Good thermal flying is a skill which takes time to learn, but a good pilot can often "core" a thermal all the way to cloud base.
Once the skills of using thermals to gain altitude have been mastered, pilots can glide from one thermal to the next to go ‘cross-country’ (‘XC’). Having gained altitude in a thermal, a pilot glides down to the next available thermal. Potential thermals can be identified by land features which typically generate thermals, or by cumulus clouds which mark the top of a rising column of warm, humid air as it reaches the dew point and condenses to form a cloud. In many flying areas, cross-country pilots also need an intimate familiarity with air law, flying regulations, aviation maps indicating restricted airspace, etc.
Since the shape of the wing (airfoil) is formed by the moving air entering and inflating the wing, in turbulent air part or all of the wing (airfoil) can deflate (collapse). Piloting techniques referred to as "active flying" will greatly reduce the frequency and severity of deflations or collapses. On modern recreational wings, such deflations will normally recover themselves without pilot intervention. In the event of a severe deflation, correct pilot input will speed recovery from a deflation, but incorrect pilot input may slow the return of the glider to normal flight, so pilot training and practice in correct response to deflations is necessary. For the rare case where it is not possible to recover from a deflation (or from other threatening situations such as a spin), most pilots carry a reserve (rescue, emergency) parachute. Most pilots never have cause to ‘throw’ their reserve. In case the wing deflation happens near ground, i.e. shortly after takeoff or just before landing, the wing (paraglider) may not recover (airfoil shape) even with pilot intervention and there may not be enough time for successful rescue parachute deployment. Those cases can result in serious bodily injury or death. In-flight wing deflation and other hazards are minimized by flying a suitable glider and choosing appropriate weather conditions and locations for the pilot's skill and experience level.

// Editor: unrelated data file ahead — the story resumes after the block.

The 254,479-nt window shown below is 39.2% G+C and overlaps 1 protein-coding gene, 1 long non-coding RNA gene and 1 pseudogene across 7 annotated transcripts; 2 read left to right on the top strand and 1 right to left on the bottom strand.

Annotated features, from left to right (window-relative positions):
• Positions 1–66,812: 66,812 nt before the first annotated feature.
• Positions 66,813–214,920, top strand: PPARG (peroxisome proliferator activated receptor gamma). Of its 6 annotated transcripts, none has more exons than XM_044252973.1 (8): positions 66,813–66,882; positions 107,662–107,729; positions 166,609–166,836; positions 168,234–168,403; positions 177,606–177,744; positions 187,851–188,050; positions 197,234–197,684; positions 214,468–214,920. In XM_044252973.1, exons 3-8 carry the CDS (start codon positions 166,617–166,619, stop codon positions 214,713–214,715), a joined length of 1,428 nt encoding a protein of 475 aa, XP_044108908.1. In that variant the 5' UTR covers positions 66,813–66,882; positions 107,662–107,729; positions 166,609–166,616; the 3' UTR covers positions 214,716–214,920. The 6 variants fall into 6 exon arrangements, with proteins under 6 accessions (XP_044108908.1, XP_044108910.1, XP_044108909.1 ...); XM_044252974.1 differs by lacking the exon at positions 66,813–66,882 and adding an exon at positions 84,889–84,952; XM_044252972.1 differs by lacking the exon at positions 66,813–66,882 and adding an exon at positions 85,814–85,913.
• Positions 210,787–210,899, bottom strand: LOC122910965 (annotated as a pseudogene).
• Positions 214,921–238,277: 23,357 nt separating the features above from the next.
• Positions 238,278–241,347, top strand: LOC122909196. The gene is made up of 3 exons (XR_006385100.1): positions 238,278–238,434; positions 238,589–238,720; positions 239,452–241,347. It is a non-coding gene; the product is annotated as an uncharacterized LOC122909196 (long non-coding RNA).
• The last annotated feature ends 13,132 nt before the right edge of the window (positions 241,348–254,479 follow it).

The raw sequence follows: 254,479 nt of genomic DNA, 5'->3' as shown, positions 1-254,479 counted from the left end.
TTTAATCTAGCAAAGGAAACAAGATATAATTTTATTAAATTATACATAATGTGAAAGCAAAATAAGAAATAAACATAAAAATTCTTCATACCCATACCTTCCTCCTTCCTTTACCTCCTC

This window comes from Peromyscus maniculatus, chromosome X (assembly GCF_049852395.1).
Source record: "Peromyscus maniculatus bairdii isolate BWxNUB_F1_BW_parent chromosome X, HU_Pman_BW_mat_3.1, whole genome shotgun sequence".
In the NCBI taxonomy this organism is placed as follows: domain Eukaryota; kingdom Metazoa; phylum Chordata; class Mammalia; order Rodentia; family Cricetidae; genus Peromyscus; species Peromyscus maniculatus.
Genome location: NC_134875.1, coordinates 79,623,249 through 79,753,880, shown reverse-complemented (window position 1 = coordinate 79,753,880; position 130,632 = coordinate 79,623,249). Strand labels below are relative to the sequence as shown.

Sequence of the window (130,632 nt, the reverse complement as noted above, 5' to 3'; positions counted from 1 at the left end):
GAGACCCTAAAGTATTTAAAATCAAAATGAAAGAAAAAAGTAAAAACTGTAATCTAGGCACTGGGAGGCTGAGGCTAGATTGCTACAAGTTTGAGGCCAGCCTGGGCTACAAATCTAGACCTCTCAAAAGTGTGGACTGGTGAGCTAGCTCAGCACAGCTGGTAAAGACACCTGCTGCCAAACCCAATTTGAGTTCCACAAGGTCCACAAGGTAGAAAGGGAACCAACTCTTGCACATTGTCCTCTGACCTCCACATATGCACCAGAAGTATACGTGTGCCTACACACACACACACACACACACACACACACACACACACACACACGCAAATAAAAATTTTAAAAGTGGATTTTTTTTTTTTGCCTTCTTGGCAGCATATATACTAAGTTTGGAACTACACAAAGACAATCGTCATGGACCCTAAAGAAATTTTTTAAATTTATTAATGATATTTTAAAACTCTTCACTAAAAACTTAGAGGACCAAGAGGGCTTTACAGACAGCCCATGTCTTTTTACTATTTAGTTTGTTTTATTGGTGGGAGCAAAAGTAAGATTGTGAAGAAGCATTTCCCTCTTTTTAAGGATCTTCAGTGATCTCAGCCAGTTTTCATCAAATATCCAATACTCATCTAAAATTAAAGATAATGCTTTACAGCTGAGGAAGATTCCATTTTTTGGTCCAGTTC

Some pilots like to stretch themselves beyond recreational flying. For such pilots, there are multiple disciplines available:
Competitive flying is done on high performance wings which demand far more skill to fly than their recreational counterparts, but which are far more responsive and offer greater feedback to the pilot, as well as flying faster with better glide ratios.
Paragliding is perhaps often viewed as a higher-risk sport than it actually is. Nonetheless, there is great potential for injury for the reckless or ill-prepared.
The safety of the sport is directly influenced by the skill and sense of the pilot. It's important to note that almost all paragliding accidents are the result of pilot error. Paragliding equipment is very well built and, if properly cared for, will almost never fail. As an example, the average paraglider has around 30 lines connected to the risers, yet each one is strong enough to support the full weight of a pilot individually. Aerodynamically, newer paragliders that are not within advanced or competition categories are rated for safety and will tend to recover from most incidents on their own (without pilot intervention).